Four men in their thirties had also come in and were settling themselves at a nearby table. The tallest went up to the bar while the others arranged four piles of typescripts. Eventually they all sat down and began to discuss the documents, pointing, flicking pages, comparing references. Perhaps they were about to have a play reading; or even worse, perhaps they were about to perform a play, here, now. Stranger things have happened in SW10. The most unlikely people seem to have their disjointed pornography performed nowadays. When I think of what could have been made of Lost Dance if only that damn fool director hadn’t changed his mind about it at the last minute, just before contract. Twenty years on and it still seems as fresh to me as it ever did. I re-read it now and again – every week or so – and wonder if I’ll ever write anything that good again. In fact, I wonder if I’ll ever write anythingagain. You see, I add to it, of course. Well, why on earth not? A play is a living thing, isn’t it? It certainly is to me.
It’s a story of disappointment, betrayal and revenge. I’d be dishonest if I said there wasn’t something of me in it. Sometimes I find scenes acting themselves out on the stage of my own life. Without warning, I might hear the footfalls of familiar characters, or the echoes of carefully phrased regrets and recriminations. Is it a blessing or an affliction to have your creations spring to life? I couldn’t be sure but it has happened to me and could do so again at any moment.
I shot another glance at the young men with their documents. What, for instance, were they up to? One of them, the tall one, struck me as similar in some ways to my vision of the dissipated Robbie, Humphrey’s nephew in my Lost Dance. I found myself watching him closely, searching for familiar mannerisms from my acute memory of hundreds of imaginary performances. I must have stared a little too hard, because he caught my eye. I looked away in confusion.
I looked up. The middle-aged stranger was standing over me, an unlit cigar in his hand. I tried to smile but I have a weak, rodent-like face and the result seldom does justice to the intention. Not that I felt much like smiling at him. It was just something to do.
“Do you happen to have a light?”
“I’m sorry. I don’t smoke.”
“Oh, I thought…” his voice trailed off. “I see.” He made no move. I smiled again.
“Oh , it doesn’t matter.” He put the cigar in his top pocket with a fluent, dismissive gesture, as if the matter of the light had never really been on the agenda at all. The thought flashed through my mind that he was connected with the theatre, I don’t know why. I glanced again at the four young men, still deep in their discussion.
“Writers,” the stranger said, his tone almost expressing envy. “Everyone in this pub seems to be a writer.” I looked down at my pad, the first page blank. I glanced round the bar but there seemed little to justify this last remark, unless he had been alluding to a state of mind. I was more concerned with where the conversation was leading and how it could be brought to a close before it got there.
“You, for example, write,” he stated.
“I knew it.” He punched the palm of his left hand as if this had been a particularly clever piece of deduction. “The fact is, I think I know you.” He flashed me a smooth smile.
This surprised me. I certainly didn’t know him, beyond my instinct that he was a theatrical type. Then again, there were so many of them hanging round Chelsea pubs these days, living off exaggerated memories of reflected glory.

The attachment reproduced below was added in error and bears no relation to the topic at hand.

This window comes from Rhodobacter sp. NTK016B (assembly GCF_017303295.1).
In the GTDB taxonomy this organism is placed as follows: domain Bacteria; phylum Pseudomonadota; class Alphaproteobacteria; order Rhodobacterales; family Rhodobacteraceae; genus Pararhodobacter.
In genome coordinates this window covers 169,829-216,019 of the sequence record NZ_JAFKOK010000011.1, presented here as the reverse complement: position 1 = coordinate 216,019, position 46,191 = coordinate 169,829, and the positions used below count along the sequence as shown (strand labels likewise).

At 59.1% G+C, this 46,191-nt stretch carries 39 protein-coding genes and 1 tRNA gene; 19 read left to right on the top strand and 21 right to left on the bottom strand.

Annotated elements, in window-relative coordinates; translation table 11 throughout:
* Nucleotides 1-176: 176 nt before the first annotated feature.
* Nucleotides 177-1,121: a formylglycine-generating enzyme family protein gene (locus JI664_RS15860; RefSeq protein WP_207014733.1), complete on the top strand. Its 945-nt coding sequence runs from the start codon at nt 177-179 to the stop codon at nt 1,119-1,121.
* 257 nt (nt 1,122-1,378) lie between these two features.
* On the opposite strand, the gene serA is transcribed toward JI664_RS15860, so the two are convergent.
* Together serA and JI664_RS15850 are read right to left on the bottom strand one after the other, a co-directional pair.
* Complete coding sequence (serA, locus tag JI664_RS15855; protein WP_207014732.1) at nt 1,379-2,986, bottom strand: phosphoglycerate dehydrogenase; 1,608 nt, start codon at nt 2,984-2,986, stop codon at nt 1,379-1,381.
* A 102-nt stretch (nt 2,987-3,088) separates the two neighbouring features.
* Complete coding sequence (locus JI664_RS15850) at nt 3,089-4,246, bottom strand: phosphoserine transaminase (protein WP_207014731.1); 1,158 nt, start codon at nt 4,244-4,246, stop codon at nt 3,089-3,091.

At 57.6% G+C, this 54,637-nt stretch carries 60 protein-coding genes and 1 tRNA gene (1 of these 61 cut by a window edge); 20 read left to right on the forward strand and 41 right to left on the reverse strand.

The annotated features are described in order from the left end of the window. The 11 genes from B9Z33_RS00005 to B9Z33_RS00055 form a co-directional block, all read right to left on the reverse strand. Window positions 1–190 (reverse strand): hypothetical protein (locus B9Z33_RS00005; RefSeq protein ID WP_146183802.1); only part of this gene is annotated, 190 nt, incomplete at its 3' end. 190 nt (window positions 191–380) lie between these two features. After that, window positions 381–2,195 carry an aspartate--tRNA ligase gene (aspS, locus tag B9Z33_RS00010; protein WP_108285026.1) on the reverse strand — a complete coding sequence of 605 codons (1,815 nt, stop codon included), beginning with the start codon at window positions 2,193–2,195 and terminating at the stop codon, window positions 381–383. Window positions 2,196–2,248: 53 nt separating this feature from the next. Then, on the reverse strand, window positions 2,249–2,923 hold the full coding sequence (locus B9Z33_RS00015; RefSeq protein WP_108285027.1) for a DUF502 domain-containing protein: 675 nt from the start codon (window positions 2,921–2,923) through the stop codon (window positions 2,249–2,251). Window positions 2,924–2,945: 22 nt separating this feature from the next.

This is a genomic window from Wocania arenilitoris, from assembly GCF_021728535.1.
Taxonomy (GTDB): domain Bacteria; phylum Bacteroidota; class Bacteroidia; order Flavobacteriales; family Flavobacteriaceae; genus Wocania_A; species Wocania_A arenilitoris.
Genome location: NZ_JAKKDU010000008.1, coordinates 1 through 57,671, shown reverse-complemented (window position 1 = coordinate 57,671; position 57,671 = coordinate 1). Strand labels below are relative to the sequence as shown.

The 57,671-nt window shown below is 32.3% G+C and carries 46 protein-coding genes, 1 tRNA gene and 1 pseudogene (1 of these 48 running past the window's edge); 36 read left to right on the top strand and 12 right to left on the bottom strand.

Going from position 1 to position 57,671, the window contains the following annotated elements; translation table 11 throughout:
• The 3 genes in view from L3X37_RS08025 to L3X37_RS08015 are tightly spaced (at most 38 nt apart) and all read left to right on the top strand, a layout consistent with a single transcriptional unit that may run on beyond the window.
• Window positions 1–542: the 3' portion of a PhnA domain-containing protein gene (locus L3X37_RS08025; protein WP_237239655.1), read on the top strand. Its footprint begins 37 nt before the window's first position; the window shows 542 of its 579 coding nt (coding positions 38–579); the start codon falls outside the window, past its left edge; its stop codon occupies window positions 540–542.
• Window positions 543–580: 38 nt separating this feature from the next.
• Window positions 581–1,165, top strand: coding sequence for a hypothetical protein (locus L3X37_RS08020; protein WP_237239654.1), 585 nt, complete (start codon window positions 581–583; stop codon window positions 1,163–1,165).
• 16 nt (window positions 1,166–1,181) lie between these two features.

“Yes…Derek – am I right or am I right? Derek…” he clicked his fingers.
“Ransome,” I said quickly.
He beamed at me. “Of course. Derek Ransome.” It was all a bit much to take, him standing over me like that and me with my blank sheet of paper in front of me. I felt at a terrible disadvantage.
“Won’t you sit down,” I said formally, “Mr, er…”
“Smith.” He sat down quickly, preferring the adjacent maroon plush banquette rather than the stool I’d indicated. I found myself drawing in like a tortoise. “Rupert Smith,” he added, almost whining. “Surely you remember…in the wild old days, when Martin Hebthorne was at the old RC down the road?”
I had never heard of Martin Hebthorne, nor the old RC, by which I presume he meant the Roman Catholic Brompton Oratory. I tried, without success, to imagine the social life which might have centred on this second-rate thespian and the shadowy Martin Hebthorne, perhaps a Catholic priest now dead or – given the reference to the ‘wild old days’ – defrocked. And how old were these old days? Ten years ago? Twenty? It was impossible to guess.
We fished unpromisingly for a while in the sluggish waters of reminiscence, eventually agreeing a link between us through Freddie Cutworth ‘back in the old days.’ I never heard a man talk so much about the old days. He reminded me in that respect of Humphrey Short, my character in Lost Dance: he was always lost in the past, searching for reasons for his hatred of Maggie and her scheming brother, the actor-manager Lawrence Lambert. With an effort I jerked myself back to the present and discovered, to my great surprise, that Rupert was inviting me to dinner.
“It’s just round the corner, quiet place…discreet. And there’re a couple of people who’d like to see you.”
“Who?” I asked: but he avoided the question with nods and winks and other outlandish gestures of mysterious familiarity.
It was clear that for some private reason he was determined to spring a surprise. As a rule I don’t like invitations at short notice but I couldn’t think of any reasons why I shouldn’t go. The chance meeting with Freddie, perhaps, had engendered in me a sense of as yet unfulfilled variety in my life; or maybe I had drunk just the right amount that day. I certainly couldn’t think of anything else to do.